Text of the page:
A Captain attached to CMHQ ( Canadian Military Headquarters) in London circa 1943.He is wearing the Sam Browne belt and Officers quality Coloured Field Service Cap with gilt & silver cap badge. Unlike the First World War, service dress for officers was not a combat uniform. Brass buttons are of Corps design.
A Major with the 5th Canadian Armoured Division in Italy 1944. The Italian theatre saw a large variety of uniforms and was one of the few campaigns that saw a seperate summer and winter uniform. The hot summers in Italy required a ligher uniform. One of the more common items was the "bush shirt" Often worn with the sleeves rolled up. In Sicily it was worn with shorts but by the time units arrived on the mainland, long pants were found to provide better protection against sunburn and insect bites.
The Bush Shirts worn in Italy were not of Canadian manufacture. Supply problems and being part of the British 8th Army saw Canadian forces wearing British and later Indian manufactured uniforms. The insignia could be worn sewn directly onto the shirt or as was commonly seen on brassards and slip ons. This became practical for laundry purposes as well as ease in maintaining secrecy during troop movements. On a number of occasions, troops would be required to remove all insignia to prevent enemy detection.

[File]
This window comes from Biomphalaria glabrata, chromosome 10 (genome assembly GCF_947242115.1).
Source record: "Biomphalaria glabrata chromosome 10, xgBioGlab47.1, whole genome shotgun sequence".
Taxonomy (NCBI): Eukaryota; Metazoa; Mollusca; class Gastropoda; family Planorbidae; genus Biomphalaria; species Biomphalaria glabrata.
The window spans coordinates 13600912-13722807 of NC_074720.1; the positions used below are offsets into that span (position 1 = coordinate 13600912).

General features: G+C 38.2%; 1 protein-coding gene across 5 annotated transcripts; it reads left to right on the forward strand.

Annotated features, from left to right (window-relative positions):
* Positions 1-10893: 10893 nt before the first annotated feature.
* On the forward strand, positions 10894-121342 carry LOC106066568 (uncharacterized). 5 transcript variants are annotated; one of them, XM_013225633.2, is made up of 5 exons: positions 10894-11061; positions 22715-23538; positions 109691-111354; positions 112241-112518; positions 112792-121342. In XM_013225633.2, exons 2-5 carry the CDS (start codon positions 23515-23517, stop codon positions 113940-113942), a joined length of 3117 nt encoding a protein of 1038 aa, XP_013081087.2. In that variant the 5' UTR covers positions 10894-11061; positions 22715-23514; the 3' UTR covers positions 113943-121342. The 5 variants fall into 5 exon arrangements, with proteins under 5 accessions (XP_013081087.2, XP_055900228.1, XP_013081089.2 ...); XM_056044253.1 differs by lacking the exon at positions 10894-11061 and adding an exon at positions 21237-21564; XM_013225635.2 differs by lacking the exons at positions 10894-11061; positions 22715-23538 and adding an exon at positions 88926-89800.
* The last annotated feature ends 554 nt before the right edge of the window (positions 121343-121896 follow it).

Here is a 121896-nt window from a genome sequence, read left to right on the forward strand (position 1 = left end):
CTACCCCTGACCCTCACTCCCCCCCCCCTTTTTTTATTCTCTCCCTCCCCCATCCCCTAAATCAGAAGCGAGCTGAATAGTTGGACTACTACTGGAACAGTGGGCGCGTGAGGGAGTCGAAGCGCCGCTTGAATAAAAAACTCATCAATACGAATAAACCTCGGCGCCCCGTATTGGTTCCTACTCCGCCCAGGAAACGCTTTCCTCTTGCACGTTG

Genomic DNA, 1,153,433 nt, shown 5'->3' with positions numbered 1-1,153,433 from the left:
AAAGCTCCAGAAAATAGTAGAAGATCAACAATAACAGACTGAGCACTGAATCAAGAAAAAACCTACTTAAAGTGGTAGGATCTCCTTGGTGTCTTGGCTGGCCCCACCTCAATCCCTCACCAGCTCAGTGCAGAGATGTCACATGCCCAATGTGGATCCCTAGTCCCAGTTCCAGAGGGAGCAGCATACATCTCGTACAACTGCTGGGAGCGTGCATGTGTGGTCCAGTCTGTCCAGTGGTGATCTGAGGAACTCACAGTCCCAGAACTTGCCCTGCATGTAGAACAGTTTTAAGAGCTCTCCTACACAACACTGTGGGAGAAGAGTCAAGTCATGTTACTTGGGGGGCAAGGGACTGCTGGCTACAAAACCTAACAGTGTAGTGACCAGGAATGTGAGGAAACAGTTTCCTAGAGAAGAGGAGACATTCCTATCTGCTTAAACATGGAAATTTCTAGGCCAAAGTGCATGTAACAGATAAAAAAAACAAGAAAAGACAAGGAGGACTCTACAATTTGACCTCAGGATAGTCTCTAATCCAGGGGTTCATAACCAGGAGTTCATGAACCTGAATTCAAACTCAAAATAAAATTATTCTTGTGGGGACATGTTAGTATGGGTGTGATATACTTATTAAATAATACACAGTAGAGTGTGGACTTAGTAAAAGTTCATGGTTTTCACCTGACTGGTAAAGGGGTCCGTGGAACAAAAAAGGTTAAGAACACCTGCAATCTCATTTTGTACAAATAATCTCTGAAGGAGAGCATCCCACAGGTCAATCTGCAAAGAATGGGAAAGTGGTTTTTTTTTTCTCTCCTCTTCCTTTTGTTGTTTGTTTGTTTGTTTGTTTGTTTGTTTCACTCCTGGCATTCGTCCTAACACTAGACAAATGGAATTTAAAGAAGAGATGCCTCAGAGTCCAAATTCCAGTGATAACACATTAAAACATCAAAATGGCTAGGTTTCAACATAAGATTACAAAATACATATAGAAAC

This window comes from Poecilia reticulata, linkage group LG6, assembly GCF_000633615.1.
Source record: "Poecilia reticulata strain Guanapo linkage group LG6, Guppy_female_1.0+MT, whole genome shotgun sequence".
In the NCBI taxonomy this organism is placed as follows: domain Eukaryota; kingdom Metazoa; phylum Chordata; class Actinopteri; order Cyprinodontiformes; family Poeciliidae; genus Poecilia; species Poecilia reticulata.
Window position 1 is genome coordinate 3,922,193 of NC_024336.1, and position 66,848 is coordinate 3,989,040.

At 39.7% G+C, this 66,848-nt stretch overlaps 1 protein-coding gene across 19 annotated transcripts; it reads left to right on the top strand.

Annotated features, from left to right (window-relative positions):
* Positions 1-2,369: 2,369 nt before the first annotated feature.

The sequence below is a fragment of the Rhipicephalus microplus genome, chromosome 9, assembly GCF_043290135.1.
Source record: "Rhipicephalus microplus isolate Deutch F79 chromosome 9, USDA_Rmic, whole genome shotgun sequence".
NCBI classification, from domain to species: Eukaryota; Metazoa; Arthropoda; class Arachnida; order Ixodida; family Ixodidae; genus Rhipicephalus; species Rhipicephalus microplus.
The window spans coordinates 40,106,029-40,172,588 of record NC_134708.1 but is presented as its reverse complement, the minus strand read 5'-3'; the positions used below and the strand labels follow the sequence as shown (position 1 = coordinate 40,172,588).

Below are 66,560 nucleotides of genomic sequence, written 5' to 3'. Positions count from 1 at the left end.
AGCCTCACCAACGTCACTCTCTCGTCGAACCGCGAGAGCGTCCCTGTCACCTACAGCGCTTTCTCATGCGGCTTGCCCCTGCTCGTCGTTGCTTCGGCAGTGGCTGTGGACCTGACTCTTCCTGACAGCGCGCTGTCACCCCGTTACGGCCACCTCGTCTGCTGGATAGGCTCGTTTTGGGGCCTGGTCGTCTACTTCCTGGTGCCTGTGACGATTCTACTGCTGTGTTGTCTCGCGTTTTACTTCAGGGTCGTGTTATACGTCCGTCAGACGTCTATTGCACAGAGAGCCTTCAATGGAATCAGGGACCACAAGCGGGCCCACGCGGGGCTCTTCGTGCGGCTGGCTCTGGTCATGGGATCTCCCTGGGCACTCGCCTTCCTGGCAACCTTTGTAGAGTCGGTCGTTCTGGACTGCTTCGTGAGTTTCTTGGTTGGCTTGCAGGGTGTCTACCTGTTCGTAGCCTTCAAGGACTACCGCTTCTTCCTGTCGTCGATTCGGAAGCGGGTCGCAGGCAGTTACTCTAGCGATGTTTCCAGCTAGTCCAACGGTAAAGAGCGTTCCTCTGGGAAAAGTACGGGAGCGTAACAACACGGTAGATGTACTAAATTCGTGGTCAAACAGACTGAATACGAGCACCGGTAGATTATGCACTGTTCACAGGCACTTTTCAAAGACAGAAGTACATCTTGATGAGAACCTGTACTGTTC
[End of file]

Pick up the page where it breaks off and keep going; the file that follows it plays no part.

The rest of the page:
The standard combat uniform for officers during the Second World War was the battledress jacket. It was the same uniform as other ranks wore with then exception that officers would wear the collar open with shirt and tie.Many would have it tailored open similar to the style worn in post war years. Could be worn with forage cap or beret.
This particular battledress jacket was worn by Capt Alex Campbell who was with the 4th Canadian Armoured Division Transport Company. He is also the author of "World War II Remembered; Memories and Recollections The Royal Canadian Army Service Corps."
This particular battledress jacket was worn by Capt Tytler who was with 1st Canadian Division. Many officers had their battledress jackets tailored with a permanent open collar ( post war jackets would later be designed with an open collar for wear with shirt and tie.) Compare the open faced collar with the previous jacket aabove.